A tale of two furniture factories, Part 2 - West Wycombe

A tale of two furniture factories, Part 2 – West Wycombe

by Simon Cains

In part 1 of this story we told how in 1853 Benjamin North built a furniture factory in West Wycombe. He died in 1881 and his son, also Benjamin, took over the running of the business…

Part 2: Piddington

The factory move
In 1902, Benjamin was told that the plot of land in West Wycombe being used by his factory to store timber was wanted by the Great Western Railway company. Sir Robert Dashwood, who owned most of the village, would not allow any of his estate to be used as a timber store. It is not certain why, but the factory certainly spoiled the appearance of West Wycombe, and was very noisy. Benjamin was therefore effectively forced to move the factory from the village. He managed to find a new area of suitable greenfield land at Piddington, only a just over a mile away. It was large enough for the factory (including the timber store) and also for some housing. Some say that this land at Piddington was sold by the Dashwoods to Lord Carrington to pay off a gambling debt and that Carrington then sold it on to Benjamin North.

Construction of the factory began in late 1902. The work involved the installation of a “monster boiler” which weighed over 18 tonnes and had to be transported along the main street through West Wycombe to the factory.
When the work was completed in August 1903 all the construction workers, totalling about 75, were treated to a dinner in the factory.

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B North and Sons furniture factory, 1904. Courtesy of SWOP/Wycombe Museum.

Formal opening

The factory was formally opened on 26 September 1903 with a dinner for 250 people held in the “large and spacious upholsterers’ shop”. The people attending included “those who had worked at the West Wycombe factory for a number of years and a large number of the firm’s travelling representatives, with their wives”.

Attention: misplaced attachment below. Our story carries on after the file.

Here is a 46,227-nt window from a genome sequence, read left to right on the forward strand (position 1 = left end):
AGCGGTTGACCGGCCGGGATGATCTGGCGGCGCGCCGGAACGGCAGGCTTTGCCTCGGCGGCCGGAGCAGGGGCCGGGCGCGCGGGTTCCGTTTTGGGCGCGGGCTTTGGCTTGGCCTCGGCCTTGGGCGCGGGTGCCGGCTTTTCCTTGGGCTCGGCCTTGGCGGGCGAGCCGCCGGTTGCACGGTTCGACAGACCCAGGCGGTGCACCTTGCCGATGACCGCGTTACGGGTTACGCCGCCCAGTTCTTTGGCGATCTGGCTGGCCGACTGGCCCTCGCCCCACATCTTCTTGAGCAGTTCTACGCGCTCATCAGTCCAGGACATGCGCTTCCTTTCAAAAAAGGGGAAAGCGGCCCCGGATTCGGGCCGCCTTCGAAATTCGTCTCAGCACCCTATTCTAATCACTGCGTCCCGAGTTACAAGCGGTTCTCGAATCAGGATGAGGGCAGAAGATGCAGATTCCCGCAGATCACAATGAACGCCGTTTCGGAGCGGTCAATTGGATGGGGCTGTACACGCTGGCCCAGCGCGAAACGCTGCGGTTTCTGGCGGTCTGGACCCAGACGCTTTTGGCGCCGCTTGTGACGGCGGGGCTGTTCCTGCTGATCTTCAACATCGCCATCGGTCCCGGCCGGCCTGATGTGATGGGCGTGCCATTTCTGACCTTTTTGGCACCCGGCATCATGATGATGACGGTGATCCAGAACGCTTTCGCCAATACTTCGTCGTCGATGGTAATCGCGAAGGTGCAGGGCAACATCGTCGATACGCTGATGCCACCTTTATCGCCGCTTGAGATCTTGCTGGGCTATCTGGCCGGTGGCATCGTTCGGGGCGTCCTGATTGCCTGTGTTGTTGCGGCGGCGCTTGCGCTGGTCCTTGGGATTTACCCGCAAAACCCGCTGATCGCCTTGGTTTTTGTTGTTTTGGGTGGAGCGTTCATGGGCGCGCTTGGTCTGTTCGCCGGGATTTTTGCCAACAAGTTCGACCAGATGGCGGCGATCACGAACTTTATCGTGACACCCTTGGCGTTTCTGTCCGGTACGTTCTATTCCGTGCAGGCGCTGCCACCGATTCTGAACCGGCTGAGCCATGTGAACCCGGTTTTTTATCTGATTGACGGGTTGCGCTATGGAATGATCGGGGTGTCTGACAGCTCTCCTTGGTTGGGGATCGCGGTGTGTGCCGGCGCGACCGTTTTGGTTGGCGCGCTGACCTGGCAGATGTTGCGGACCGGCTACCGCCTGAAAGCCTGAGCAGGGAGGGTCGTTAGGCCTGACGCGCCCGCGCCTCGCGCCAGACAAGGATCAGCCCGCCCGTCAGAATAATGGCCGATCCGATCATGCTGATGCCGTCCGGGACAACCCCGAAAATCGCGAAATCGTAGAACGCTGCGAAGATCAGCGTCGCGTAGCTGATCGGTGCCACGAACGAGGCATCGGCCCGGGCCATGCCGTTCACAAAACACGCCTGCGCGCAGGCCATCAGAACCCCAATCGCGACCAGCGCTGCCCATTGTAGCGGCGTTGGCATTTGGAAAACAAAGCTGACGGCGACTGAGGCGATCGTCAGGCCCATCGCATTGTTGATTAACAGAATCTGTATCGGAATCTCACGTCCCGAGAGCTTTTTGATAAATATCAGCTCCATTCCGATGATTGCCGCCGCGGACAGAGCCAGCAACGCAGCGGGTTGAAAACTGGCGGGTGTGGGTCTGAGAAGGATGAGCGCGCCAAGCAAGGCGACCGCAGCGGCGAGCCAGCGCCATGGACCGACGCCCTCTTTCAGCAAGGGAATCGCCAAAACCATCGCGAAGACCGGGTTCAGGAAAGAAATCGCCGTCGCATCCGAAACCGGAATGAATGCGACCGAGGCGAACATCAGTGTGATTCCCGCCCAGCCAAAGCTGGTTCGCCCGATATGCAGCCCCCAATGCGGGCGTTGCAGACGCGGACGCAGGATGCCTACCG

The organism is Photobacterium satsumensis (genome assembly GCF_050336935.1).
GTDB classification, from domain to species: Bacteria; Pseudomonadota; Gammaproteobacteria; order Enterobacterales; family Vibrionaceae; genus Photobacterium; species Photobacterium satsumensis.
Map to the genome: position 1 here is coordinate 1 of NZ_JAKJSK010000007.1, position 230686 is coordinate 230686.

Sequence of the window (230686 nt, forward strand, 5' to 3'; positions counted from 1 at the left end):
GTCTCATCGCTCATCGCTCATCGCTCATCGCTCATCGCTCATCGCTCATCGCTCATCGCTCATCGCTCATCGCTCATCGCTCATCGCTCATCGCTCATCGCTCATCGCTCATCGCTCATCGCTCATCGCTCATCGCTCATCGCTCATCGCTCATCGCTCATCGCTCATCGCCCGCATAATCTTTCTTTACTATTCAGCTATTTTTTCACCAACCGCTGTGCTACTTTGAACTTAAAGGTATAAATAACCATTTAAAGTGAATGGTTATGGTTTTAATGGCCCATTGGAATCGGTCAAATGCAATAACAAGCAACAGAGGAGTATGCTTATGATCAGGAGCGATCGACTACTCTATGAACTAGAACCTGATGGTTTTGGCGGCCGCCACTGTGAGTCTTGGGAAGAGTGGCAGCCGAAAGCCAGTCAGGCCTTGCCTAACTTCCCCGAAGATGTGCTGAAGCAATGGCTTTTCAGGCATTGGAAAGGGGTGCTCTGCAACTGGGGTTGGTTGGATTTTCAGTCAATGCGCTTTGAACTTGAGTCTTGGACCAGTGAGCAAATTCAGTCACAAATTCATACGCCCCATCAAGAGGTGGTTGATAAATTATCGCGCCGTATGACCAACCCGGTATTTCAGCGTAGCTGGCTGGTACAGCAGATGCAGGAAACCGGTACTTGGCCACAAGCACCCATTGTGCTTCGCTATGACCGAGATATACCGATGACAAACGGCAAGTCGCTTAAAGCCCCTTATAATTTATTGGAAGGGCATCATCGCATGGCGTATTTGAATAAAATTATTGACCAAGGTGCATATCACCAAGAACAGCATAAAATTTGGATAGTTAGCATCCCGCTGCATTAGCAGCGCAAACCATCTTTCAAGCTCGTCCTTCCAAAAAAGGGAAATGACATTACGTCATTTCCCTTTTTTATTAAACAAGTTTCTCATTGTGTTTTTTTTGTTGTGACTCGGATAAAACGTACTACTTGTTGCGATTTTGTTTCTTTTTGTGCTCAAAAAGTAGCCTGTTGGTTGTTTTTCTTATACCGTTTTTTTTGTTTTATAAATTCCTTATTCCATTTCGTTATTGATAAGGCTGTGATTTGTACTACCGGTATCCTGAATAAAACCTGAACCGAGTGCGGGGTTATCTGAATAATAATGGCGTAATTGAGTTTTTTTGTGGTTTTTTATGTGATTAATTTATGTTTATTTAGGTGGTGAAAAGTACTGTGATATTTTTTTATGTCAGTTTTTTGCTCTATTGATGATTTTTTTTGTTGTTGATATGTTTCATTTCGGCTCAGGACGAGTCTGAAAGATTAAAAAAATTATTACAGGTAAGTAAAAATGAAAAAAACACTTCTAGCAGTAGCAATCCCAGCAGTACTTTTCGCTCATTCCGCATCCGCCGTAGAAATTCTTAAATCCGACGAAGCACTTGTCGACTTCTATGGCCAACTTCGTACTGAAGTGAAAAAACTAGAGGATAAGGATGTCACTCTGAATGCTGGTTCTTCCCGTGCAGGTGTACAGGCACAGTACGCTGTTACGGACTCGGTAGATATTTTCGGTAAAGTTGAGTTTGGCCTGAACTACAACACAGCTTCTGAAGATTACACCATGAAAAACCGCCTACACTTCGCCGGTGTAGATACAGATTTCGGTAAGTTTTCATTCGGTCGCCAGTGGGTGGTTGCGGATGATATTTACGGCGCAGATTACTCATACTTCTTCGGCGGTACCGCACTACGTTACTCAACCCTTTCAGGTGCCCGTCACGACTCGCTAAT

Mr North gave a speech, in which he said he was sorry that the factory workers, some of them nearly 70 years old, would have further to travel to work. He also expressed his regret that the widows and poor people in West Wycombe, who had free woodchips and firewood from the old factory, would not be able to carry it home from the new site in Piddington!

After the dinner the main entertainment was gentlemen singing their party pieces, interspersed with short speeches by workers at the firm, such as Mr W T Turner, the works’ foreman.

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B North and Sons furniture factory, 1904. Note the large area for timber storage, not available at West Wycombe. Courtesy of SWOP/Wycombe Museum.

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Interior of North’s factory in Piddington, from the website of the present occupier Davison Highley. Image copyright unknown.

When the new factory opened, hardly any of the new houses destined for the workers had been built, so workers had to either walk or take the horse-drawn bus if they could afford it. The workers asked the bus company to run an extra service at 7 p.m. to High Wycombe, otherwise some people had to walk several extra miles home.
The title deeds of the Piddington houses included rules set by Mr North:

  • All house plans to be approved by Mr North.
  • No “intoxicating liquors” to be sold – because Mr North was a supporter of Wesleyan Methodists. A visiting minister even thought he should shut down the village pub.
  • None of the buildings to be used for a chair factory or sawmill “or for any offensive noisy or dangerous trade”. So he did not want competition, but this almost admits a chair-making factory can be offensive, noisy and dangerous!

An eventful year

The year 1904 was an eventful one for the factory. Early one morning in January, PC Ives found Alfred Hickman, one of North’s employees, “riding asleep” at the bottom of his wagon, letting the horses find the way home. He had had no sleep since the previous night when he left Southall for London delivering furniture for North’s. He was fined 8s. 6d. (42p in today’s money, but equivalent to about £50) or 7 days’ imprisonment.

On 5 October 1904 there was an “explosion” in a pipe between the boiler and a tank for heating the glue-pots: “12 yards away, Mr J Britnell, a veteran one-arm wood-turner was engaged at his ancient lathe” (this was of the type of foot-powered lathe, using a springy tree branch, as used by bodgers working in the woods) and “he was completely carried off his feet. The roof shattered in many places and chairs close by were splintered and scattered”.

On 26 November 1904 there was a fire in the factory, so a neighbour “immediately mounted his bicycle” to alert the fire brigade in Wycombe. They arrived to see the roofs well alight but could not use the hydrant because it had the wrong fitting, and could not reach the water in a well. Finally the fire was put out using a small amount of rainwater! A powerful 30-horsepower engine and an electric dynamo were among the equipment wrecked; damages totalled £2,000, which fortunately was covered by insurance.